Tony Blair said he felt “more sorrow, regret and apology than you may ever know” for the grief of those who lost loved ones in the Iraq War today after a long-awaited official report delivered a damning verdict on his government’s role in the 2003 conflict.
Sir John Chilcot’s Iraq Inquiry report said the war was launched on the basis of “flawed” intelligence at a time when dictator Saddam Hussein presented “no imminent threat” and diplomatic options for containing him had not been exhausted. The intervention ended six years later “a very long way from success”, with the “humiliating” spectacle of UK troops in Basra making deals with local militia who had been attacking them.
Families of some of the 179 military personnel killed in Iraq branded the former prime minister a “terrorist”, while Jeremy Corbyn offered an apology on Labour’s behalf for what he described as “a stain on our party and our country”.
Mr Blair said he took responsibility for shortcomings identified by Sir John’s report but that he still believed he was right to remove Saddam and insisted the inquiry’s findings should “lay to rest allegations of bad faith, lies or deceit”.
Unveiling his report into the UK’s most controversial military engagement since the end of the Second World War, inquiry chairman Sir John said the intervention “went badly wrong, with consequences to this day”.
He made no judgment on whether military action was legal, but found that then attorney general Lord Goldsmith’s decision that there was a legal basis for UK involvement in the US-led invasion was taken in a way which was “far from satisfactory”.
Key findings in the 2.6 million-word report included:
• The case for war was presented with “a certainty which was not justified”;
• It was based on “flawed” intelligence about the country’s supposed weapons of mass destruction (WMD) which was not challenged as it should have been;
• The US-led coalition resorted to force to remove Saddam before peaceful options for disarmament had been exhausted and in a way which undermined the authority of the United Nations Security Council;
• Planning for post-conflict Iraq was “wholly inadequate”, with shortfalls in armoured vehicles to protect UK troops which “should not have been tolerated”;
• The risks of military action were “neither properly identified nor fully exposed to ministers” and the UK took on responsibility for four provinces of southern Iraq “without ensuring that it had the necessary military and civilian capabilities to discharge its obligations”.
The report did not support claims that Mr Blair agreed a deal “signed in blood” to topple Saddam at a key meeting with George Bush at his ranch in Crawford, Texas, in 2002.
But it revealed that in July that year – eight months before parliament approved military action – the prime minister committed himself in writing to backing the US president over Iraq, telling him: “I will be with you whatever.”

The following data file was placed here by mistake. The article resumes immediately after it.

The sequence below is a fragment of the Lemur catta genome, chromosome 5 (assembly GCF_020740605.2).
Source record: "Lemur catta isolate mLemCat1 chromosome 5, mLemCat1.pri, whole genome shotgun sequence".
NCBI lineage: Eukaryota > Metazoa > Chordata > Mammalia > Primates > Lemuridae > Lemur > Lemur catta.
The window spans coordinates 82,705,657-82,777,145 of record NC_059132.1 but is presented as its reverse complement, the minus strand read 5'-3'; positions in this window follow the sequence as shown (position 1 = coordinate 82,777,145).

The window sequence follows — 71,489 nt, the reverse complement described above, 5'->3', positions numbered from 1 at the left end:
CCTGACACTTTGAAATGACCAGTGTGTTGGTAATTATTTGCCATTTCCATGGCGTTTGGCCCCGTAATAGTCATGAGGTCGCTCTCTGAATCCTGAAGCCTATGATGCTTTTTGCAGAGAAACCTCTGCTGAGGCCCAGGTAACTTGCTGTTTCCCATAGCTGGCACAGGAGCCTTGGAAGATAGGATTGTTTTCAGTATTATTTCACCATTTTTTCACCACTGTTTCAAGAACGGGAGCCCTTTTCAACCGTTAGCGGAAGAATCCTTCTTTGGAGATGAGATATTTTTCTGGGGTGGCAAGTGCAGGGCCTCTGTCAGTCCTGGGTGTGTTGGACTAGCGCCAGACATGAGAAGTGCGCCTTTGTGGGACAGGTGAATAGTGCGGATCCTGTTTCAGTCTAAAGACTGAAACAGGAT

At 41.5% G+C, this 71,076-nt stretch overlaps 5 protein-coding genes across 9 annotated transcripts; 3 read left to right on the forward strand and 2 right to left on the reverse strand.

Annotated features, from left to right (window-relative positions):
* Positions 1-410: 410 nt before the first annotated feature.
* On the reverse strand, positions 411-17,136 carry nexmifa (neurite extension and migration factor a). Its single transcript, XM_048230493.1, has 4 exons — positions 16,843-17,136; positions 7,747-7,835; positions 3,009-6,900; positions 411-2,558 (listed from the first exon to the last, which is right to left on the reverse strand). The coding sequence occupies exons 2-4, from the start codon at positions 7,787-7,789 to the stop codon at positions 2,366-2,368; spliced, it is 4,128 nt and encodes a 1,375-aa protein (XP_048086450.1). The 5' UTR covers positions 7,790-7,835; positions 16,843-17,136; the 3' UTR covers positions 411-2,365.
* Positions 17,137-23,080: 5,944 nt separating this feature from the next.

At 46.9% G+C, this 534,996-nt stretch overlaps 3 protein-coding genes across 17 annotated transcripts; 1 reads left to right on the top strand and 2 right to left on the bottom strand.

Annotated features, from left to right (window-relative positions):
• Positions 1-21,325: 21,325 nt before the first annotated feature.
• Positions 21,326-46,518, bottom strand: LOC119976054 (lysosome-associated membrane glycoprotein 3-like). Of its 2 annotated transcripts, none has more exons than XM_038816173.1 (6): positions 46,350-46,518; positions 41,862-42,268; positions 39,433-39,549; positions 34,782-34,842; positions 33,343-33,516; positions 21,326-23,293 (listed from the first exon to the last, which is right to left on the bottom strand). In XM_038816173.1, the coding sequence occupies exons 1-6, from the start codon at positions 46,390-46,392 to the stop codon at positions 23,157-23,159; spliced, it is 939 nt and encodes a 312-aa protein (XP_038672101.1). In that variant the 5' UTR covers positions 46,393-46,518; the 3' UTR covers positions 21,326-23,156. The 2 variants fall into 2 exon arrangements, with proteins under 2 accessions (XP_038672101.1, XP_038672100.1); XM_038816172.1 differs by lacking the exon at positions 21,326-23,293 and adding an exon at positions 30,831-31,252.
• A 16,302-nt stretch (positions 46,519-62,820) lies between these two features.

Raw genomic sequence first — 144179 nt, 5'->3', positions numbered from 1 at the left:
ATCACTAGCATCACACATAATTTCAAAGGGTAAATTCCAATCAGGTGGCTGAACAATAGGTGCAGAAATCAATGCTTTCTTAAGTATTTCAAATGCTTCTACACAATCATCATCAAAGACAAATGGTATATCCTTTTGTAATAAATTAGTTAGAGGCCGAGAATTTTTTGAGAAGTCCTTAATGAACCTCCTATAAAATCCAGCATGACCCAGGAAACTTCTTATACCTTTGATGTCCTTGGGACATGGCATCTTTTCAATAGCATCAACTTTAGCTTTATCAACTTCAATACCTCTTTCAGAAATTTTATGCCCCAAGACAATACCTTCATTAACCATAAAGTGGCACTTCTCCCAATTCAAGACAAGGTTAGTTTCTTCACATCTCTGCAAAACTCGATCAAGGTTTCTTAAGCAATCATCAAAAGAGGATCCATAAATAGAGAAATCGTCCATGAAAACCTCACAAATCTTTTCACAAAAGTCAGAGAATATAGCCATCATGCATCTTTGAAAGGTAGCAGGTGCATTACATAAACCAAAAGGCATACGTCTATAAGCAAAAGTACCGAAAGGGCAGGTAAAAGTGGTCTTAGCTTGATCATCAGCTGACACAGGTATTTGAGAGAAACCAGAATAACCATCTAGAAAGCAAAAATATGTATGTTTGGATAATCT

READ MORE: Chilcot report: Main points at a glance
And Sir John rejected Mr Blair’s claims that the bloody insurgency and terrorism which erupted following Saddam’s fall could not have been foreseen.
“We do not agree that hindsight is required,” said Sir John. “The risks of internal strife in Iraq, active Iranian pursuit of its interests, regional instability and al-Qaeda activity in Iraq were each explicitly identified before the invasion.”
In a statement summarising his findings, Sir John said: “We have concluded that the UK chose to join the invasion of Iraq before the peaceful options for disarmament had been exhausted. Military action at that time was not a last resort.
“We have also concluded that the judgments about the severity of the threat posed by Iraq’s weapons of mass destruction –WMD – were presented with a certainty that was not justified.
“Despite explicit warnings, the consequences of the invasion were under-estimated. The planning and preparations for Iraq after Saddam Hussein were wholly inadequate. The government failed to achieve its stated objectives.”
The report was critical of intelligence agencies, which were working with an “ingrained belief” that Saddam retained chemical and biological warfare capabilities which he was hiding from UN inspectors and that he was determined to acquire nuclear weapons.
Joint Intelligence Committee (JIC) chairman Sir John Scarlett should have made clear to Mr Blair that suspicions about WMD had not been established “beyond doubt” prior to his publication in September 2002 of a dossier setting out the supposed threat from Saddam, the Chilcot Report found.
In a lengthy press conference in London, Mr Blair said he would never agree that those who died and were injured in Iraq “made their sacrifice in vain”.